Author Unknown. Edited by Elan (2014)

The Stone Cutter (Indian Folktales – 6)

There was once a stonecutter who was dissatisfied with himself and with his position in life.

One day, he passed a wealthy merchant’s house and through the open gateway saw many fine possessions and important visitors. “How powerful that merchant must be!” thought the stonecutter. He became very envious, and wished that he could be like the merchant. Then he would no longer have to live the life of a mere stonecutter.

To his great surprise, he suddenly became the merchant, enjoying more luxuries and power than he had ever dreamed of, envied and detested by those less wealthy than himself. But soon a high official passed by, carried in a sedan chair, accompanied by attendants, and escorted by soldiers beating gongs. Everyone, no matter how wealthy, had to bow low before the procession. “How powerful that official is!” he thought. “I wish that I could be a high official!”

Then he became the high official, carried everywhere in his embroidered sedan chair, feared and hated by the people all around, who had to bow down before him as he passed. It was a hot summer day, and the official felt very uncomfortable in the sticky sedan chair. He looked up at the sun. It shone proudly in the sky, unaffected by his presence. “How powerful the sun is!” he thought. “I wish that I could be the sun!”

Then he became the sun, shining fiercely down on everyone, scorching the fields, cursed by the farmers and labourers. But a huge black cloud moved between him and the earth, so that his light could no longer shine on everything below. “How powerful that storm cloud is!” he thought. “I wish that I could be a cloud!”

Then he became the cloud, flooding the fields and villages, shouted at by everyone. But soon he found that he was being pushed away by some great force, and realized that it was the wind. “How powerful it is!” he thought. “I wish that I could be the wind!”

Then he became the wind, blowing tiles off the roofs of houses, uprooting trees, hated and feared by all below him. But after a while, he ran up against something that would not move, no matter how forcefully he blew against it — a huge, towering stone. “How powerful that stone is!” he thought. “I wish that I could be a stone!”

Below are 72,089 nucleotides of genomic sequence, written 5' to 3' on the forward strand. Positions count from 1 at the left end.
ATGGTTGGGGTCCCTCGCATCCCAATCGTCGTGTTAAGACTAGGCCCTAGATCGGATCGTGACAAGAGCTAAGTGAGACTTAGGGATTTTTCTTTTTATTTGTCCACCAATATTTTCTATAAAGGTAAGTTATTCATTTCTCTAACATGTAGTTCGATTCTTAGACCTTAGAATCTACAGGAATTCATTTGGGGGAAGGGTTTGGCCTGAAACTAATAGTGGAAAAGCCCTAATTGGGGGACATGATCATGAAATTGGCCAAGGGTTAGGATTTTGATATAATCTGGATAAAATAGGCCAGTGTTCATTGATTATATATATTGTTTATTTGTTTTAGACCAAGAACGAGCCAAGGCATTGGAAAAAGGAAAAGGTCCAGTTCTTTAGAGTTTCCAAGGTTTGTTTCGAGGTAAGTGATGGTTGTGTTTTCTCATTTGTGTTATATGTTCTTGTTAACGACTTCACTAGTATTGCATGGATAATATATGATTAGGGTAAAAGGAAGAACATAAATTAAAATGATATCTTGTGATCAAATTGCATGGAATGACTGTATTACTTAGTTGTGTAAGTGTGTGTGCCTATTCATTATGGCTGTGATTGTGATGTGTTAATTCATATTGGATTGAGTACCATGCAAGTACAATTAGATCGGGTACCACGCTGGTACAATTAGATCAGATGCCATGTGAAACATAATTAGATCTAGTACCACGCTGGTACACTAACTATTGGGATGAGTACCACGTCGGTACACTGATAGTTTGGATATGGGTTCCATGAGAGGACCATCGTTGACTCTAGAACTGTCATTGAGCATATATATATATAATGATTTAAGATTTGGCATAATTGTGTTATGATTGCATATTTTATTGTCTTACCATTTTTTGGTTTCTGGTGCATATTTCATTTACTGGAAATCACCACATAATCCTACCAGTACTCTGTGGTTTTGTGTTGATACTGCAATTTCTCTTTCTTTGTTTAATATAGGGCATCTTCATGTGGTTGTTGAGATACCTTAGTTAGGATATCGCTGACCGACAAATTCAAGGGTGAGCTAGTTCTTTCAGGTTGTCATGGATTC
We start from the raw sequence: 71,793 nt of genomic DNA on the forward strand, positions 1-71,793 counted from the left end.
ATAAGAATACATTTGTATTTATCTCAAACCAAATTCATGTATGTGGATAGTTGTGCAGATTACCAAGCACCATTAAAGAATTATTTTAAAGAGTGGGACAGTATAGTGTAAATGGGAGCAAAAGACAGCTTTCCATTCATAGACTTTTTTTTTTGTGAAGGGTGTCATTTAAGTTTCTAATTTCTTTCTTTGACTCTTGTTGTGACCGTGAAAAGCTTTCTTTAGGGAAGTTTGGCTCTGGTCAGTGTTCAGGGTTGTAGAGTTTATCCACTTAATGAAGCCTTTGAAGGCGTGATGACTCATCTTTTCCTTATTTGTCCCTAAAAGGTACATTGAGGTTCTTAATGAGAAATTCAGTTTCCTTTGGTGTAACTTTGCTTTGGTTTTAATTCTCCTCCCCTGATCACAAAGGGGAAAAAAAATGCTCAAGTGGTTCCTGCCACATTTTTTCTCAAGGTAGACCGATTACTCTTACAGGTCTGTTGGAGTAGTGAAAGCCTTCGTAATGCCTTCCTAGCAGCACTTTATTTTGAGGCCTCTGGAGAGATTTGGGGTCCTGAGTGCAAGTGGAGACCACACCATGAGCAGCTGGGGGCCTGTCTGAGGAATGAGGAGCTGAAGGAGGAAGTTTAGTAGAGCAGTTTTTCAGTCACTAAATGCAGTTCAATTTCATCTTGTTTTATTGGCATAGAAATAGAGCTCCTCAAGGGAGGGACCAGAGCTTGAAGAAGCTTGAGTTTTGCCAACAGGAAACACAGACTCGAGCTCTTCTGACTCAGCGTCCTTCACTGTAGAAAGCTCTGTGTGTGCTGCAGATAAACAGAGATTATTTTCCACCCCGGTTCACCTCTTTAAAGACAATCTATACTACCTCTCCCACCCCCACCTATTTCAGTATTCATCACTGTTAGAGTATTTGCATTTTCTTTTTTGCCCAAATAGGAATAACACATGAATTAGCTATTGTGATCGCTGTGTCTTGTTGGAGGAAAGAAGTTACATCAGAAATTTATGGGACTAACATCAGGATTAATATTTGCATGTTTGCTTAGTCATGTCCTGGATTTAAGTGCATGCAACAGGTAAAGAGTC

Then he became the stone, more powerful than anything else on earth. But as he stood there, he heard the sound of a hammer pounding a chisel into the solid rock and felt himself being changed. “What could be more powerful than I, the stone?” he thought. He looked down and saw far below him the figure of a stone-cutter.

We don’t know the extent of our own personal power. And, sometimes, the most insignificant seeming people among us are those most able to effect great change.

Author: Benjamin Hoff (The Tao Of Pooh)

Don’t Leave on Saturday (Zen)

Seven years ago, I visited the place called Dharansala, home of the Dalai Lama. The hillside town is seven thousand feet up the Himalayan Mountains. This town attracts many seekers. “The Traveler’s Hotline” assured us that the person to see was this legendary 24-hour lama. A Buddhist monk who had gone without sleep for several years, he had achieved this remarkable feat by the simple technique of meditating instead of taking his “beauty sleep.”
“He must be a wise person,” I thought as I set off for a 5-hour trek to a remote monastery where their 24-hour man resided. I figured that since he had so much time on his hands, maybe he would grant me an audience. Six hours later, I was ushered into a Spartan cell, where sat the man who had not dreamt in years. I was astounded by the Buddha-like tranquility he seemed to emanate. I felt humbled in the presence of this sublime being.

The friendly English-speaking monk, who had found him for me, whispered, “Make your offering, maybe Lama give your blessing.”

I decided I’d make a dash for wisdom and ask a question, instead of a blessing. The monk whispered into Mr. Tylenol Nightmare’s ear, “What question would you like to ask?”

“How do I best progress spiritually?”

More whisperings in a dark, exotic language…My translator friend announced, “Lama say, don’t leave on Saturday.” The 24-hour lama nodded in my direction and then carried on beaming.

I was furious! A 5-hour trek, a rucksack full of goodies to take as offerings – and now a 5-hour walk back down a treacherous Himalayan trail. I was in a reflective mood: maybe I’d expected too much. What did I want from him? Instant enlightenment? Some wisdom would’ve been nice, but “Don’t leave on Saturday”?! Maybe this was some kind of Zen Buddhist paradox within this mundane phase that contained some great gem of wisdom, but dammit! He was a Tibetan Buddhist!!

On Sunday morning, waiting at the coach station for the bus that would take an arduous, 10-hour journey down the vast mountain, my traveling companion stormed up to me and furiously exclaimed, “Bloody great! A 3-hour delay! I just chatted with that policeman over there…he reckons Saturday’s coach had crashed with 14 people dead…The road’s blocked with rescue vehicles…Good thing we didn’t leave yesterday, like we wanted.”

I was in a state of shock. My mind raced back to the beaming Buddha. I was filled with wonderment and joy. He had given me the perfect answer to my question. Had I left Saturday, there would have been no more spiritual progression. The mundane answer to my oh-so-important question was stunning in its magnificence.